The Lane Lyceum at First Parish in Needham
When Reverend Catie Scudera, Minister at First Parish in Needham, MA, drafted the eulogy for Ed Lane’s July 2017 memorial service it was 15 pages long! There was so much to say about this extraordinary and humble man.
For many of us who knew Ed during his 21 years as a member of First Parish, we simply knew that he was the beloved husband of Helen and a retired UU minister. Those who were fortunate enough to hear Ed lead a service or speak at the First Parish Lyceum, knew that there was much more to learn about Ed.
Ed was ordained in May of 1957 and first served as the minister in Winchendon, MA. Ed got involved immediately in denominational affairs. He began attending General Assembly annually, as well as UU Ministers Association events nationally and locally, which he kept up until his retirement. He went on to serve churches in Cherry Hill, NJ, Westport, CT, Cambridge, MA and in Waltham, MA where he retired in 1996.
Ed’s work beyond parish ministry was extraordinary. In March 1965, Ed took part in the third and final Selma march, both in support of Rev. Dr. Martin Luther King Jr.’s vision of a world without racism, militarism, or poverty, and in memory of his friend Rev. Jim Reeb, who was murdered by white supremacists after the second attempt of a Selma-to-Montgomery Civil Rights march. Ed was chair of the Beacon Press Board that published the classified Pentagon Papers in 1971, detailing government secrets about the Vietnam War. Thirty-some other publishing houses had turned down Alaskan Senator Mike Gravel’s request to publish, but, as chair, Ed pushed Beacon Press to do the right thing and bring the truth to light. Ed considered this among his most important lifetime contributions.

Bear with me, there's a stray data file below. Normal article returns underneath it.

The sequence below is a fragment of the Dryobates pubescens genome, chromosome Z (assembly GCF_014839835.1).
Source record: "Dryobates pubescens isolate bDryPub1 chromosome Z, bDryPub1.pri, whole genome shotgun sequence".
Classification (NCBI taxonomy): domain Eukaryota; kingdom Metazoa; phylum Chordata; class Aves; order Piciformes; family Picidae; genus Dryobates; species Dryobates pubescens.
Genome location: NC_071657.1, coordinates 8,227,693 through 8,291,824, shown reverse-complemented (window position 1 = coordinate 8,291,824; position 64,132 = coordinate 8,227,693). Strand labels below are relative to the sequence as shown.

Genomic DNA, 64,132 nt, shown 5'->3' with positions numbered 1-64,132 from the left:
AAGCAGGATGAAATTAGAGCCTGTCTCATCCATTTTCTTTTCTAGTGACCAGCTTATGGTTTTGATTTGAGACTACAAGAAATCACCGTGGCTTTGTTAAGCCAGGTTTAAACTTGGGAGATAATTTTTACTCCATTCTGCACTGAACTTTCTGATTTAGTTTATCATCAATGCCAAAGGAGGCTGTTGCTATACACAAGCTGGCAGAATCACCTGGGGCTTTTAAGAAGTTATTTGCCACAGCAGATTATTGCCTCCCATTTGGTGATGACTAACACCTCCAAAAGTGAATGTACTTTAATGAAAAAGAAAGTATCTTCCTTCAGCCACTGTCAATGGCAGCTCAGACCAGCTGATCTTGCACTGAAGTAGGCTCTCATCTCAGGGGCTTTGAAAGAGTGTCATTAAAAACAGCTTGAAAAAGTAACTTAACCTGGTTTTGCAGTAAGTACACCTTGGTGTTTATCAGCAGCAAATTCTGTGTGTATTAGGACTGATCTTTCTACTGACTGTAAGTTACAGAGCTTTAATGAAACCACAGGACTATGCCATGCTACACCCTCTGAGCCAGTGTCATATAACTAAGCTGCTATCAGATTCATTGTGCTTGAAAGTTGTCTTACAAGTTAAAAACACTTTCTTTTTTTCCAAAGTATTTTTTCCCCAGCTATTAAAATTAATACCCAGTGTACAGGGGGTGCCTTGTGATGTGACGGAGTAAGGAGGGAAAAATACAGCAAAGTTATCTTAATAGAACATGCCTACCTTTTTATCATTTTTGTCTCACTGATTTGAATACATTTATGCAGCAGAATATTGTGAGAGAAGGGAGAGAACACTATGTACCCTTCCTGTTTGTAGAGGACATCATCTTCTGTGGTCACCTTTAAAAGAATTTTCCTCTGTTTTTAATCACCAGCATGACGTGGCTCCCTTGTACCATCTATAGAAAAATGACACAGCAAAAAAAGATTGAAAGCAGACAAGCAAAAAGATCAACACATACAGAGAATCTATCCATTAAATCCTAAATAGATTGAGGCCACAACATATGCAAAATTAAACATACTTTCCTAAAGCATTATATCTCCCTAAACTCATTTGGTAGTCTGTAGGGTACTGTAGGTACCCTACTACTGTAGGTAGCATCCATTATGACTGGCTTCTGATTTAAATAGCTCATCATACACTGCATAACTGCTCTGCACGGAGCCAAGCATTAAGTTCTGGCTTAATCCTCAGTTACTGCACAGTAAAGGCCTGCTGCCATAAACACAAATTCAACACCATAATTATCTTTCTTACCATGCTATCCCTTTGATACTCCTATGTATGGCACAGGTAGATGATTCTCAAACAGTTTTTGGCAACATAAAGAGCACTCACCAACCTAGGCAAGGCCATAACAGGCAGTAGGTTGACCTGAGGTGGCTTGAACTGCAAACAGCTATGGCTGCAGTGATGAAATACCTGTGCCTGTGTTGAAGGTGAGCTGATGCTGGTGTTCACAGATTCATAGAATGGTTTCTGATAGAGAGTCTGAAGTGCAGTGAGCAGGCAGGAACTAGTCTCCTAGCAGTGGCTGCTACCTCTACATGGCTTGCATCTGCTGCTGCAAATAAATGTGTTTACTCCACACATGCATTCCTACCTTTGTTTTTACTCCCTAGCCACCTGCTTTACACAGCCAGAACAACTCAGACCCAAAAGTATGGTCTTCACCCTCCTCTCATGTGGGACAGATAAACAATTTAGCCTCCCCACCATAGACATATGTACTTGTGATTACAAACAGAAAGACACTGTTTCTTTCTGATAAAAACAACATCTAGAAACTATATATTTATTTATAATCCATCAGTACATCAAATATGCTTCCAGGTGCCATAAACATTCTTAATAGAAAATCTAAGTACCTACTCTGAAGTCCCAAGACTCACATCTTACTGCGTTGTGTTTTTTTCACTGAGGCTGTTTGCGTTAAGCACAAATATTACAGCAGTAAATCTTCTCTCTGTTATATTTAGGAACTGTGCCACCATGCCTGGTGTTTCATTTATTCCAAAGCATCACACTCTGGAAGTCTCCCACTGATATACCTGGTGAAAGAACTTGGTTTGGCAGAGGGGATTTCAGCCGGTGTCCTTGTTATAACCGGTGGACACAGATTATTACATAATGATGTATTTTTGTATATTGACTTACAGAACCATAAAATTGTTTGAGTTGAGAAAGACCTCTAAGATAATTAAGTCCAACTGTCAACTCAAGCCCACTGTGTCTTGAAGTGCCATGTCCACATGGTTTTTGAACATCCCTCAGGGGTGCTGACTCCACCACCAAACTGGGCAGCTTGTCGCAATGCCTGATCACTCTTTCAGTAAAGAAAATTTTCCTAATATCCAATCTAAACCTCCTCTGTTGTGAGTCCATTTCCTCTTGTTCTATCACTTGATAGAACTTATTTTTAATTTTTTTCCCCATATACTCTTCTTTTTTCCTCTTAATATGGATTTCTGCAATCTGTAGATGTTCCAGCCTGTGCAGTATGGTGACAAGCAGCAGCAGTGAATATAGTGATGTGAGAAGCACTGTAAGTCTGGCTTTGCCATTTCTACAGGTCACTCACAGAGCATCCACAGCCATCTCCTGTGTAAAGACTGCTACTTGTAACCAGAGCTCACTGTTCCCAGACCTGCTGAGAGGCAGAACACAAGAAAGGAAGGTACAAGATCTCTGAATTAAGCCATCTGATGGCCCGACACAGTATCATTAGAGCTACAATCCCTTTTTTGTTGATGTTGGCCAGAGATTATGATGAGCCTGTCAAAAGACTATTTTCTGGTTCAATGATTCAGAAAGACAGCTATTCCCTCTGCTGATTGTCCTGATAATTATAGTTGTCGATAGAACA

First Parish in Needham bestows the “Doctor of Durability” award to members on their 90th birthday. Ed would have turned 90 on June 19, 2018 and the congregation thought it would be an appropriate honor to rename the First Parish Lyceum, the Lane Lyceum. The church is raising funds to support continuing education at First Parish with the Lyceum as the focal point.
Ed loved the First Parish Lyceum and was a frequent speaker. We reached out to our former minister, Reverend John Buehrens for the history our Lyceum and to share our plans to honor Ed. He replied with the following:
As Ed knew, such programs, though modest, were an homage to the historic role played in New England by lyceums, especially after the financial Panic of 1837, to spread the discussion of the best thinking in science, religion, philosophy, and the arts beyond the parish churches to the wider community. Our Transcendentalist forbears knew this. They spoke at Lyceums far and wide. When I left Needham, I worried that the Lyceum would either become a burden to my successors or simply die. Ed chose to help keep it alive. Naming it for him now makes great sense. Offering even expenses, much less a modest honorarium, was always a struggle. I had a large Rolodex of contacts to beg for a free Sunday morning. That is not a sustainable model.
Ed’s name will be repeated many times over when referencing The Lane Lyceum. Our hope is that by honoring Ed in this very public way, today’s newer First Parish members and future generations will want to know, “Who is Ed Lane? Why is the Lyceum named for him?” And after learning about Ed, a minister who lived his life fully committed to UU values and devoted to service to others, they will be inspired to live their own best lives.
A small group of First Parish members have donated $38,000 in seed money and we are reaching out to all members and the greater UU world to help grow the Lane Lyceum Fund with donations through this page with the hope to raise a minimum of $5,000. We would be deeply grateful if you would consider this opportunity to honor Ed and his tremendous contributions by donating today.
The Lane Lyceum Fundraising Team: Florence and Sam Graves, Reverend Catie Scudera, Nancy Simpson-Banker and Rick Vincent